Resolution to recognize contributions of Native American women introduced in Congress

Noel Lyn Smith
Farmington Daily Times
Deb Haaland

FARMINGTON — A resolution to recognize the heritage, culture and contributions of Native American women has been introduced in the U.S. House of Representatives.

U.S. Reps. Deb Haaland, D-N.M., and Sharice Davids, D-Kan., introduced the proposal this week to honor Native American, Alaska Native and Native Hawaiian women as part of Women's History Month.

March has been recognized as Women's History Month since 1987. It honors and celebrates the struggles and achievements of women throughout the history of the United States, according to the Library of Congress.

The resolution also highlights challenges and issues Native American women face in communities, including wage inequality and violence.

It is the first time a resolution recognizing Native women has been introduced in the House, according to a joint press release from Haaland, Davids and Rep. Tom Cole, R-Oklahoma., who is a co-sponsor.

"Women's History Month is all about recognizing the contributions women have made to this country while recommitting ourselves to fight for equality. My resolution honors the stories and contributions of Native American women which are often left out of the conversation," Haaland said in the release.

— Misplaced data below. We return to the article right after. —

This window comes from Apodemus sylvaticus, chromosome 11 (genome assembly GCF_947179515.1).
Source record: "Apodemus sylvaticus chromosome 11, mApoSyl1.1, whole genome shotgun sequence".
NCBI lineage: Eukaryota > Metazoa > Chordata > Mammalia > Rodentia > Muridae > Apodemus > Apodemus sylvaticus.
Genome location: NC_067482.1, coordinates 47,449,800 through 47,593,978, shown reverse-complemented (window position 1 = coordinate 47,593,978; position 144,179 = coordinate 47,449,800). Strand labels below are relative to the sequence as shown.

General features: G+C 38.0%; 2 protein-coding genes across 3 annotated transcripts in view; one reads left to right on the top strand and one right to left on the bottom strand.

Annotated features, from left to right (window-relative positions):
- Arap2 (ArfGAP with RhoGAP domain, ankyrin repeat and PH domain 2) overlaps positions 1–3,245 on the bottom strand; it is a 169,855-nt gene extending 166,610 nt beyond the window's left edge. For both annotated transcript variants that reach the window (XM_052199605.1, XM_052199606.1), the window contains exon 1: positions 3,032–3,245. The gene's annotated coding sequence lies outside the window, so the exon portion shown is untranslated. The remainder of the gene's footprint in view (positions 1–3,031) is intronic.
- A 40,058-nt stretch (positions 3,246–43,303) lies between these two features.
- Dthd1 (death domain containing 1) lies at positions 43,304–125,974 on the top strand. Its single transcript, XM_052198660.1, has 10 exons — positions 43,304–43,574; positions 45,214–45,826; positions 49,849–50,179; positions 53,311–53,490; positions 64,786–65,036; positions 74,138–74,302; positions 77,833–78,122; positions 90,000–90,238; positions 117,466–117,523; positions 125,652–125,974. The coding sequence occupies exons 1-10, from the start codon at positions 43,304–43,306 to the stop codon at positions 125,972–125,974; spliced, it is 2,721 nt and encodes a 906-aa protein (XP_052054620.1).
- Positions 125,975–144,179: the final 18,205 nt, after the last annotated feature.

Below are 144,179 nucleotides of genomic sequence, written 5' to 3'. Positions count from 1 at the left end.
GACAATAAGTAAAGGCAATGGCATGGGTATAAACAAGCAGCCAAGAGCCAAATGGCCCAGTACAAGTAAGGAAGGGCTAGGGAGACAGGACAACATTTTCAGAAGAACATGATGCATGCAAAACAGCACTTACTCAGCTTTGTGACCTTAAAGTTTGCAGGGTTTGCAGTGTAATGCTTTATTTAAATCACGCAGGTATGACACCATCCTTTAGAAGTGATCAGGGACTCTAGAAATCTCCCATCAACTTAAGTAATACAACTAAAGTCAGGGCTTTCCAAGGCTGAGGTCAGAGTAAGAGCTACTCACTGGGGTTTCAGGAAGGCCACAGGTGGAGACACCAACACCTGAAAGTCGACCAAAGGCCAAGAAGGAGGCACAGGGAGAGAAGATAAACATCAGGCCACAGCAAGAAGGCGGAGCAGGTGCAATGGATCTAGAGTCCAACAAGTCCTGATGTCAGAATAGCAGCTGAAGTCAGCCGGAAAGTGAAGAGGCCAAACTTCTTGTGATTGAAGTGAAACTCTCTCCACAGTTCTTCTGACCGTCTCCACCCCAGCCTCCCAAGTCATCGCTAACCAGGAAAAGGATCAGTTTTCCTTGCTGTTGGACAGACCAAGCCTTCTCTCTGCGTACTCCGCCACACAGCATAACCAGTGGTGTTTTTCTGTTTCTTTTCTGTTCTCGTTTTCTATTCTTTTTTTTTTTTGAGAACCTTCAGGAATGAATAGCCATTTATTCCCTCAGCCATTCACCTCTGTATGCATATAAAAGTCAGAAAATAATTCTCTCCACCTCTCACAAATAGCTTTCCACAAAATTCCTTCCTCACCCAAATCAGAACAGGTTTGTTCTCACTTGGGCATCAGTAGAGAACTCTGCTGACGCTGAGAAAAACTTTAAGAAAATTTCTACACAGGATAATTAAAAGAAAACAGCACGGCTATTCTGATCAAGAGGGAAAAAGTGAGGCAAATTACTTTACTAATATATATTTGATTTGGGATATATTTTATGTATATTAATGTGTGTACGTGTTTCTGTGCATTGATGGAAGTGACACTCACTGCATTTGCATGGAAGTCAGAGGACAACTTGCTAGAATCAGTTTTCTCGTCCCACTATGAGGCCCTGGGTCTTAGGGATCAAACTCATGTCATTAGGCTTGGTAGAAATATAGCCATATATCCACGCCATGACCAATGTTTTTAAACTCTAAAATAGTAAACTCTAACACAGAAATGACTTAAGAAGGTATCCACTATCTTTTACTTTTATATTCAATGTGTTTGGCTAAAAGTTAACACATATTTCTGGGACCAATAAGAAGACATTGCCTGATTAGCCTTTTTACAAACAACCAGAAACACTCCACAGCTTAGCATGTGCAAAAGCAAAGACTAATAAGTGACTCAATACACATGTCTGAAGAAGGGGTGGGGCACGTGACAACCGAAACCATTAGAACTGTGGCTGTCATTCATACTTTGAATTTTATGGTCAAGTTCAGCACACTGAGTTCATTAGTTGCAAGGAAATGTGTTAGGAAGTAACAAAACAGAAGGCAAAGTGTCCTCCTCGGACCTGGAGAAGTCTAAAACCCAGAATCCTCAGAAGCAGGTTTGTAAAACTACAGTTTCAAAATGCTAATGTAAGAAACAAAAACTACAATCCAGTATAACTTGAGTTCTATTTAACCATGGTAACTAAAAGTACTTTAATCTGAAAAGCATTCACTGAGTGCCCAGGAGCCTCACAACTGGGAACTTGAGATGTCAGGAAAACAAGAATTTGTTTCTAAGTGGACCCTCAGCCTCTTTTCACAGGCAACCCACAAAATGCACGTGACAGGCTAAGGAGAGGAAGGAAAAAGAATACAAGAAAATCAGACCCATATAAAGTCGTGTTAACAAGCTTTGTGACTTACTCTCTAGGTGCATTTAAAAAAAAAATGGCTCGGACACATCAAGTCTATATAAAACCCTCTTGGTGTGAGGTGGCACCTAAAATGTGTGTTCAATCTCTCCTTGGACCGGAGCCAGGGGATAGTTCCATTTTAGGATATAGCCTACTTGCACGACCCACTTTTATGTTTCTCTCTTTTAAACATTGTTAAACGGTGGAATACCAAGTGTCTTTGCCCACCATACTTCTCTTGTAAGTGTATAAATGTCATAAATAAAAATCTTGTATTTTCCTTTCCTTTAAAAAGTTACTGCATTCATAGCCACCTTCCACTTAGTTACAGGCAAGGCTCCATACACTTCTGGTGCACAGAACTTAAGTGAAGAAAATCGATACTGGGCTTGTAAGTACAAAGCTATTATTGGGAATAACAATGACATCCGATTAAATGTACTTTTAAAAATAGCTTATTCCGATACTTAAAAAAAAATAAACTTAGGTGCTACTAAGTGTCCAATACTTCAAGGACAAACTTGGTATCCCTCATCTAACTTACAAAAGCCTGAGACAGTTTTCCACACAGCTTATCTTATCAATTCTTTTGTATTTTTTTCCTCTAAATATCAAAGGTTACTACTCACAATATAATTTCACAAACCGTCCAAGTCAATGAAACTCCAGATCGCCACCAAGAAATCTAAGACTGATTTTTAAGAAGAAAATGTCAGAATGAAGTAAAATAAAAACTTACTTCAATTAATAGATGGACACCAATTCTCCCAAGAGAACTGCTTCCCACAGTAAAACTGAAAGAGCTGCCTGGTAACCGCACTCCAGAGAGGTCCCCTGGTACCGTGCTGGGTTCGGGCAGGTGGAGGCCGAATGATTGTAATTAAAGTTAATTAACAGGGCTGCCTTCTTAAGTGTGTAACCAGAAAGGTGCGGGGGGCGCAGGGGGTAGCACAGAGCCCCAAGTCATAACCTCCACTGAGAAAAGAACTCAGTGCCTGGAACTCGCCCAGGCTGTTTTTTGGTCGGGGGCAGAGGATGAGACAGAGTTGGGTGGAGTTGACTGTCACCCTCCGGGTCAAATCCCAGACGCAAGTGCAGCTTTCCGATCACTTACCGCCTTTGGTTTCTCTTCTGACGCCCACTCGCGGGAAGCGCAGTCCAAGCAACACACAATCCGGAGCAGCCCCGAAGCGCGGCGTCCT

Rep. Sharice Davids

Davids said in the release she is proud to partner with Haaland to make sure Native American women are remembered for their contributions and to advocate for Native American women.

Haaland and Davids are the first Native American women elected to Congress.

The five-page resolution identifies 13 Native American, Alaska Native and Native Hawaiian women who have contributed to science, civil rights, government, medicine, arts, culture and language preservation and the military.

Three of the women are from tribes in the Southwest – Floy Agnes Lee, Santa Clara Pueblo, worked on the Manhattan Project; Diane Humetewa, Hopi Tribe, is the first Native American woman to serve as a federal judge; and Esther Martinez, Ohkay Owingeh Pueblo, was a linguist known for her commitment to preserving the Tewa language.

Noel Lyn Smith covers the Navajo Nation for The Daily Times. She can be reached at 505-564-4636 or by email at